I am trying to create a custom image overlay on leaflet.js. For sake of learning something new, I am trying to lay over the co-ordinates on a 3D-looking map. For example (the map inside the red rectangle):

enter image description here

So, far I have tried the perspective tool and 3D edge extension on inkscape, which are giving a bit of hacky result.

My main confusion so far: what is the thick edge (or height) at the bottom called? and, most importantly, is it possible to simulate this on gimp or inkscape? I have heard of blender, but might be a severe overkill.

Thanks a lot.


2 Answers 2


Blender might be overkill, but it certainly can do this.

enter image description here

  1. Import an SVG map. There is an addon bundled with blender which allows you to do this. If SVG not listed in File > Import, you must enable it in File > User Preferences > Addons:

    enter image description here

    Then click File > Import > SVG and select your map (I used this one)

  2. Unfortunately the importer isn't perfect, and imports Russia as a non-closed shape (at least it did for me).

    Update: This is now fixed. The fixed addon will be bundled with the next version of blender (2.73), or you can download it here and install it into the current version.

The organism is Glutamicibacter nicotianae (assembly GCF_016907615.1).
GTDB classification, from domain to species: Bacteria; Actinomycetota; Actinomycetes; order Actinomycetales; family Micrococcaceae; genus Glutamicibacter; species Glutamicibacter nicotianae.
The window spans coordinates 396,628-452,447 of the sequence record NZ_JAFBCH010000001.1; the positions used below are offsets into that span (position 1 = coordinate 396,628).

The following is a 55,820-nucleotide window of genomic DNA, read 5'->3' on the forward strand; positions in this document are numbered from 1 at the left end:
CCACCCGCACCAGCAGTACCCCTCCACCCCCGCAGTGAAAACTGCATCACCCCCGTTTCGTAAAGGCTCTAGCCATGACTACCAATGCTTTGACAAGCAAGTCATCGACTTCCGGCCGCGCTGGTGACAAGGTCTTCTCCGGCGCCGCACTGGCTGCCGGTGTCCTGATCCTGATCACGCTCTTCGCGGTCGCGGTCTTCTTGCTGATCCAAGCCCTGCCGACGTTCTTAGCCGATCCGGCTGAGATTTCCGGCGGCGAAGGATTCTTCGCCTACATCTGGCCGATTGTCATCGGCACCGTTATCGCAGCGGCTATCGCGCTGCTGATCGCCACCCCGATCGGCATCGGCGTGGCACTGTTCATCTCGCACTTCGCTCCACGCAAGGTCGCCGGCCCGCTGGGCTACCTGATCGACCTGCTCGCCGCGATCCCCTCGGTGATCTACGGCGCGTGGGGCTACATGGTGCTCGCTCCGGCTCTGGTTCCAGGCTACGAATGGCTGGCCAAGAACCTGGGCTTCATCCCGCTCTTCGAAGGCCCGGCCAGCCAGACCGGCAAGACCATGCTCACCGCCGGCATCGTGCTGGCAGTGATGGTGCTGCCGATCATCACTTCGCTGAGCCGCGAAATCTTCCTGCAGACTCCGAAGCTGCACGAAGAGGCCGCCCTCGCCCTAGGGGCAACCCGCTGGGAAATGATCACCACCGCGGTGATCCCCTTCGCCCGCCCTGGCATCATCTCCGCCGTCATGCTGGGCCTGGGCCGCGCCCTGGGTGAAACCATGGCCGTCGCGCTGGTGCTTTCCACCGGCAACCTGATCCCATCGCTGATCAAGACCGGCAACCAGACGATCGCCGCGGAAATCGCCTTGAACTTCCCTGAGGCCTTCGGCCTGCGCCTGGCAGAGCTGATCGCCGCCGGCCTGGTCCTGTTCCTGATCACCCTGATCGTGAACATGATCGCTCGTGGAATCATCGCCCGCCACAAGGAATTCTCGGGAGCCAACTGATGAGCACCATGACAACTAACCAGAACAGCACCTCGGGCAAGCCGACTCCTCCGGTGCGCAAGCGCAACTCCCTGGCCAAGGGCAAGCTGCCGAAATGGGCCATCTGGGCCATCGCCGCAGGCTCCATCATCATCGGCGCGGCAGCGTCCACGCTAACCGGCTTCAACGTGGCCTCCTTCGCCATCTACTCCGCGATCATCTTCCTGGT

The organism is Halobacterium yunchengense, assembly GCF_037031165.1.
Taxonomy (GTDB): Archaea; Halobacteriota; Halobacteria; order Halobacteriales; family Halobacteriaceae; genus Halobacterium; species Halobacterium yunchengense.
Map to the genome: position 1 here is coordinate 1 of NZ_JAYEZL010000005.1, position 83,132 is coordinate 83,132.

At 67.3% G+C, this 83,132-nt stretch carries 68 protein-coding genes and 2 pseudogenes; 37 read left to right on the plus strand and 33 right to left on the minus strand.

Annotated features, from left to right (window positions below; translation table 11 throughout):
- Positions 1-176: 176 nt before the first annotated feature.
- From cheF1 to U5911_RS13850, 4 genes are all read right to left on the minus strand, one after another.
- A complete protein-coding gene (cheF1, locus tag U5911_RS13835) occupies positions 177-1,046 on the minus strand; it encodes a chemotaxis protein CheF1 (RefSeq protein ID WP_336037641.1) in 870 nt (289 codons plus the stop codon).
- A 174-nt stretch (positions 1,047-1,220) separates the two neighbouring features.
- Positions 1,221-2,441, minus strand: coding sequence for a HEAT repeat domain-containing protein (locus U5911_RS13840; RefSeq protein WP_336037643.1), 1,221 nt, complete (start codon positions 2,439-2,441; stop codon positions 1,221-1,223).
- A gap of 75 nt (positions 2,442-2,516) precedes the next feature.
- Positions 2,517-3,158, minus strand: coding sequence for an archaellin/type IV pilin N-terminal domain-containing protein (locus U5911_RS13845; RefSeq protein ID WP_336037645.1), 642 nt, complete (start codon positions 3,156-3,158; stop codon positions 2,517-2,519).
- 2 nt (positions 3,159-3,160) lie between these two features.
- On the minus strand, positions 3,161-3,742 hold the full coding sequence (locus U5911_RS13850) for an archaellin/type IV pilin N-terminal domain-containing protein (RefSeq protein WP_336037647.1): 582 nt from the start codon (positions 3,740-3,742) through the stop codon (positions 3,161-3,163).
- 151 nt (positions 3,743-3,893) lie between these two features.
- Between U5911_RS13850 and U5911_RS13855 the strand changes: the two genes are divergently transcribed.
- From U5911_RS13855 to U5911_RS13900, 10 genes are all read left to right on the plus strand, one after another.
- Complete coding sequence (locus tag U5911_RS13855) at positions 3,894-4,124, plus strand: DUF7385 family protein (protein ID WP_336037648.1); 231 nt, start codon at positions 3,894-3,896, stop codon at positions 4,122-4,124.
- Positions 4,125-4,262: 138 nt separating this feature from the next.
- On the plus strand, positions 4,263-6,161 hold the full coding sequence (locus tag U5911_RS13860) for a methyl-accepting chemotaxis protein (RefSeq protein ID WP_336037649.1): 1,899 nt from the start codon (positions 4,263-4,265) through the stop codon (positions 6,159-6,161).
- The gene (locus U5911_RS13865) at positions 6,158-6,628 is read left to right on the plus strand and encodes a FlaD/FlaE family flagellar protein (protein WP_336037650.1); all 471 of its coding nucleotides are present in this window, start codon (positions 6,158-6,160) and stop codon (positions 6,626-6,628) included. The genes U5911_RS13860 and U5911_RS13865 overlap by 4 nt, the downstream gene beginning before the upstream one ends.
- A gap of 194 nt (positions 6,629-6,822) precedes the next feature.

Original solution:
    Select the problem curve with RMB RMB, ↹ Tab into edit mode, select everything with A, and press ⎇ AltC to toggle the curve closed. This will allow it to be filled.

  3. To add thickness, normally you could set the extrude value of all the curves to a value > 0. I haven't found an easy way to do this on many curves at once however (idk why, but the copy setting to selected operator doesn't seem to work on curves). A bit of python can come to the rescue:

    for curve in bpy.data.curves:
        curve.extrude = .01

    Provided the only curves in your scene are the ones in the map, you can just paste the above into the python console.


Have you tried switching the mode of your overlay layer? I've been playing with this feature in GIMP lately with amazing results.

For example, I took a print of roses and put it over a 3D rendering of a Victorian dress in grey (created in DAZ3D) and it appears to map to the curves and maintains the shading. You may have to do two layers, one for the oceans and one for the continents, but that might be worth trying.

To use it:

  1. Add a new layer with your coordinates in the correct locations.
  2. On the Layer - Patterns sidebar, select your layer.
  3. Right under the Layers tab is the Mode. Default is Normal.
  4. Click the dropdown to the right and select the various options until you find one that matches what you're looking for.

Your Answer

By clicking “Post Your Answer”, you agree to our terms of service and acknowledge you have read our privacy policy.

Not the answer you're looking for? Browse other questions tagged or ask your own question.